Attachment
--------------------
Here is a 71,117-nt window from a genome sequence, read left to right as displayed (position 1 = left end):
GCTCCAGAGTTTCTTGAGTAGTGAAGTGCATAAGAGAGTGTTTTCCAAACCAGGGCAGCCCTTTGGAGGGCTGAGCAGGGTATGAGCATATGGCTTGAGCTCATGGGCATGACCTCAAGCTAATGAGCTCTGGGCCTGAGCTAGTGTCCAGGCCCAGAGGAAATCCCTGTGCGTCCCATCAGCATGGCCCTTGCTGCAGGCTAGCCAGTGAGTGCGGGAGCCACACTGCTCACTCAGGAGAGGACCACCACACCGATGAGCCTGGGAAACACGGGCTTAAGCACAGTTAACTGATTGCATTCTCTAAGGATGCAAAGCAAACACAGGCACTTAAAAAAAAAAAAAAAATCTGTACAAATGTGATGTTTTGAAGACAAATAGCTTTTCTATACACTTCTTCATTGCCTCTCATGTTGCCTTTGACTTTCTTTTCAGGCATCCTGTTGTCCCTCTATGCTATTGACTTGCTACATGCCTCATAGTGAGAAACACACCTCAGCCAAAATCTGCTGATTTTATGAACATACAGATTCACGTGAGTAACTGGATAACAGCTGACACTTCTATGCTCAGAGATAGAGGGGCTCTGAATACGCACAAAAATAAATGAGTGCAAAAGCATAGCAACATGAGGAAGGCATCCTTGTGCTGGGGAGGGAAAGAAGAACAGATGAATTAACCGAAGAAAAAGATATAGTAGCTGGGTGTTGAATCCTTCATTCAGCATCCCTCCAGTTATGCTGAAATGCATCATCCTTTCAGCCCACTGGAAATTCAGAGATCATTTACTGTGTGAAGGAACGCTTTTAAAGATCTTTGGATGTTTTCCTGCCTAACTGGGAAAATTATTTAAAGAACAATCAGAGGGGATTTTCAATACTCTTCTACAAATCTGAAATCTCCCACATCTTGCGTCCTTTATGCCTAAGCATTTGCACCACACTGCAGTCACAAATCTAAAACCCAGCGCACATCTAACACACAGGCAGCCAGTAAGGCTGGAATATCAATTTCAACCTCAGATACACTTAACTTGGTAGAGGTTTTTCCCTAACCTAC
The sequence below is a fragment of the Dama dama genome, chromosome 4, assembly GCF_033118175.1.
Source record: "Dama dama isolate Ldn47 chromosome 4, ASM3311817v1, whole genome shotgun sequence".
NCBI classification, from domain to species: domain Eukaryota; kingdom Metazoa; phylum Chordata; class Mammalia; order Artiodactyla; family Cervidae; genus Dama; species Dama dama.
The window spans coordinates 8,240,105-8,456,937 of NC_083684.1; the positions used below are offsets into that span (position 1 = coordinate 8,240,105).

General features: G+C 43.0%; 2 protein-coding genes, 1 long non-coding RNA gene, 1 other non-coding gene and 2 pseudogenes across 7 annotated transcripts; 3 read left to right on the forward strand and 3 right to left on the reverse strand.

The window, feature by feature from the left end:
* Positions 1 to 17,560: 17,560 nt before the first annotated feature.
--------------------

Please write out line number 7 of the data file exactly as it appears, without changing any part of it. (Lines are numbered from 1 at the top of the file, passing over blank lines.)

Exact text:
General features: G+C 43.0%; 2 protein-coding genes, 1 long non-coding RNA gene, 1 other non-coding gene and 2 pseudogenes across 7 annotated transcripts; 3 read left to right on the forward strand and 3 right to left on the reverse strand.